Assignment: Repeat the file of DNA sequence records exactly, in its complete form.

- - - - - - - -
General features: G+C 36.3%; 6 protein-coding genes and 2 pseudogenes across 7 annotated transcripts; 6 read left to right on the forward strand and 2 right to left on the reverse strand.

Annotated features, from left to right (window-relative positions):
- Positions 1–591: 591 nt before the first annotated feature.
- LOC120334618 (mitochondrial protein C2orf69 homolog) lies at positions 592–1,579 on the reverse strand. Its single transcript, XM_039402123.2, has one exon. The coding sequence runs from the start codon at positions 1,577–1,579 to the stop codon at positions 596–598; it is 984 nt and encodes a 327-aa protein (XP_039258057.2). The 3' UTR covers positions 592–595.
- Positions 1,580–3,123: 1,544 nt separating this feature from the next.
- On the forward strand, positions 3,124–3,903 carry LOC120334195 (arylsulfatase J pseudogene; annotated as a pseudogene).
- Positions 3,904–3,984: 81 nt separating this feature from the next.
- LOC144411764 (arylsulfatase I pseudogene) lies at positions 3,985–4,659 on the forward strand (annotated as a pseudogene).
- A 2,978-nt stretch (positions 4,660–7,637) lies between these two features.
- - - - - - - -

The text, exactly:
General features: G+C 36.3%; 6 protein-coding genes and 2 pseudogenes across 7 annotated transcripts; 6 read left to right on the forward strand and 2 right to left on the reverse strand.

Annotated features, from left to right (window-relative positions):
- Positions 1–591: 591 nt before the first annotated feature.
- LOC120334618 (mitochondrial protein C2orf69 homolog) lies at positions 592–1,579 on the reverse strand. Its single transcript, XM_039402123.2, has one exon. The coding sequence runs from the start codon at positions 1,577–1,579 to the stop codon at positions 596–598; it is 984 nt and encodes a 327-aa protein (XP_039258057.2). The 3' UTR covers positions 592–595.
- Positions 1,580–3,123: 1,544 nt separating this feature from the next.
- On the forward strand, positions 3,124–3,903 carry LOC120334195 (arylsulfatase J pseudogene; annotated as a pseudogene).
- Positions 3,904–3,984: 81 nt separating this feature from the next.
- LOC144411764 (arylsulfatase I pseudogene) lies at positions 3,985–4,659 on the forward strand (annotated as a pseudogene).
- A 2,978-nt stretch (positions 4,660–7,637) lies between these two features.